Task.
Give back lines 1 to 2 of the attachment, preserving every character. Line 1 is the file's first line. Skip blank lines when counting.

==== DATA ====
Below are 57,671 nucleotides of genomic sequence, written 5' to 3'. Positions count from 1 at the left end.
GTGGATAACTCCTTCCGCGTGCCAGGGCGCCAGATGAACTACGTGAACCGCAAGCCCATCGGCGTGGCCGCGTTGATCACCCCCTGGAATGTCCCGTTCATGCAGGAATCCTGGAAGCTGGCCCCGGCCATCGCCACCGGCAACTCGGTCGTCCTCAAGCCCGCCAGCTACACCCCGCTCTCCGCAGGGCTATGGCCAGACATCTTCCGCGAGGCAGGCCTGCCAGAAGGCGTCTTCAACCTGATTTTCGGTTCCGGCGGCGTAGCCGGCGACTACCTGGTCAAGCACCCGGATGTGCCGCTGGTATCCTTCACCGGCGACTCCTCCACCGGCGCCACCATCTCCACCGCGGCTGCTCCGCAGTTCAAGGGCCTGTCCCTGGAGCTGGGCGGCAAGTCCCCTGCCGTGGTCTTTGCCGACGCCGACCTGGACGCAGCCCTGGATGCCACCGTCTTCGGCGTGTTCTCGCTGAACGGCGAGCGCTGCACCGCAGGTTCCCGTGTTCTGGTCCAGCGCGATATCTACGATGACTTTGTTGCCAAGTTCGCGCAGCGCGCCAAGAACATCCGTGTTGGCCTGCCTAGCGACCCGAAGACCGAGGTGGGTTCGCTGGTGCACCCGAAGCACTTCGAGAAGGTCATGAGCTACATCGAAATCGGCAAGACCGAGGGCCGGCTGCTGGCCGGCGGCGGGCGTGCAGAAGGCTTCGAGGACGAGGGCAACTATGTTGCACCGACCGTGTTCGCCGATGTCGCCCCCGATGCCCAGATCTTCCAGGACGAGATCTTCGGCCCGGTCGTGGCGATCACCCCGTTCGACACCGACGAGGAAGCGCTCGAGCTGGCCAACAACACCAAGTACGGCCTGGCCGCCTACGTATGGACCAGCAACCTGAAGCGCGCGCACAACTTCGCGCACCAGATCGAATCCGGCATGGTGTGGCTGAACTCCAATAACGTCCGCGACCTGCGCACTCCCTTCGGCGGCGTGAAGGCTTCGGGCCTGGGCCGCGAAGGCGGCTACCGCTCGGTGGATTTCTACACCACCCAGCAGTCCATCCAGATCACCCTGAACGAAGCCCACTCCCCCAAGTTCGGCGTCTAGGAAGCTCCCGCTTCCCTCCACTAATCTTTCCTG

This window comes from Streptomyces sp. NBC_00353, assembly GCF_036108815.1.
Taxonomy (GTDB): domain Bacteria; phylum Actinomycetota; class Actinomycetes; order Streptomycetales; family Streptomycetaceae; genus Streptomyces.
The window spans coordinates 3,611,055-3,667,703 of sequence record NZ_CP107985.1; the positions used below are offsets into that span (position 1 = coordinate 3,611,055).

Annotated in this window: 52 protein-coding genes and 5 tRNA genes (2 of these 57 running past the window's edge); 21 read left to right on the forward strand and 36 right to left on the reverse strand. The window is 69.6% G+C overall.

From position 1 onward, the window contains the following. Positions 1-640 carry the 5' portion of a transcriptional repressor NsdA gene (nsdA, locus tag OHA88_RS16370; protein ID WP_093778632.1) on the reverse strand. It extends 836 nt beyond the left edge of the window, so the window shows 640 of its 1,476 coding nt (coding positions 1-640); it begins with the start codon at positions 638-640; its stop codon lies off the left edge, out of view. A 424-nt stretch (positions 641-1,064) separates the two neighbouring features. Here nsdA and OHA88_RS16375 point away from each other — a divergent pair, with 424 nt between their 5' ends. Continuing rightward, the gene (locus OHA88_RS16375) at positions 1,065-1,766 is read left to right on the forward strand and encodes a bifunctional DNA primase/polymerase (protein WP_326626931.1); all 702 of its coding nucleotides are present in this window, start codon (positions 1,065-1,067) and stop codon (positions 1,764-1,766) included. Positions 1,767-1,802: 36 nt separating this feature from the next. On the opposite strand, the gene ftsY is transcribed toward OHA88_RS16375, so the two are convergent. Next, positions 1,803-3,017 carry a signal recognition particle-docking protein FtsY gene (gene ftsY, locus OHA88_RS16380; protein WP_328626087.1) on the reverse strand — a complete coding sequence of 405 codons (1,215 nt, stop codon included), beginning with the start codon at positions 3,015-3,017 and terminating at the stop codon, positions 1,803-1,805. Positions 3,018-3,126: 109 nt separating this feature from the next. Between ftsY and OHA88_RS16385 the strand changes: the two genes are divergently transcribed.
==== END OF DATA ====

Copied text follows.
Below are 57,671 nucleotides of genomic sequence, written 5' to 3'. Positions count from 1 at the left end.
GTGGATAACTCCTTCCGCGTGCCAGGGCGCCAGATGAACTACGTGAACCGCAAGCCCATCGGCGTGGCCGCGTTGATCACCCCCTGGAATGTCCCGTTCATGCAGGAATCCTGGAAGCTGGCCCCGGCCATCGCCACCGGCAACTCGGTCGTCCTCAAGCCCGCCAGCTACACCCCGCTCTCCGCAGGGCTATGGCCAGACATCTTCCGCGAGGCAGGCCTGCCAGAAGGCGTCTTCAACCTGATTTTCGGTTCCGGCGGCGTAGCCGGCGACTACCTGGTCAAGCACCCGGATGTGCCGCTGGTATCCTTCACCGGCGACTCCTCCACCGGCGCCACCATCTCCACCGCGGCTGCTCCGCAGTTCAAGGGCCTGTCCCTGGAGCTGGGCGGCAAGTCCCCTGCCGTGGTCTTTGCCGACGCCGACCTGGACGCAGCCCTGGATGCCACCGTCTTCGGCGTGTTCTCGCTGAACGGCGAGCGCTGCACCGCAGGTTCCCGTGTTCTGGTCCAGCGCGATATCTACGATGACTTTGTTGCCAAGTTCGCGCAGCGCGCCAAGAACATCCGTGTTGGCCTGCCTAGCGACCCGAAGACCGAGGTGGGTTCGCTGGTGCACCCGAAGCACTTCGAGAAGGTCATGAGCTACATCGAAATCGGCAAGACCGAGGGCCGGCTGCTGGCCGGCGGCGGGCGTGCAGAAGGCTTCGAGGACGAGGGCAACTATGTTGCACCGACCGTGTTCGCCGATGTCGCCCCCGATGCCCAGATCTTCCAGGACGAGATCTTCGGCCCGGTCGTGGCGATCACCCCGTTCGACACCGACGAGGAAGCGCTCGAGCTGGCCAACAACACCAAGTACGGCCTGGCCGCCTACGTATGGACCAGCAACCTGAAGCGCGCGCACAACTTCGCGCACCAGATCGAATCCGGCATGGTGTGGCTGAACTCCAATAACGTCCGCGACCTGCGCACTCCCTTCGGCGGCGTGAAGGCTTCGGGCCTGGGCCGCGAAGGCGGCTACCGCTCGGTGGATTTCTACACCACCCAGCAGTCCATCCAGATCACCCTGAACGAAGCCCACTCCCCCAAGTTCGGCGTCTAGGAAGCTCCCGCTTCCCTCCACTAATCTTTCCTG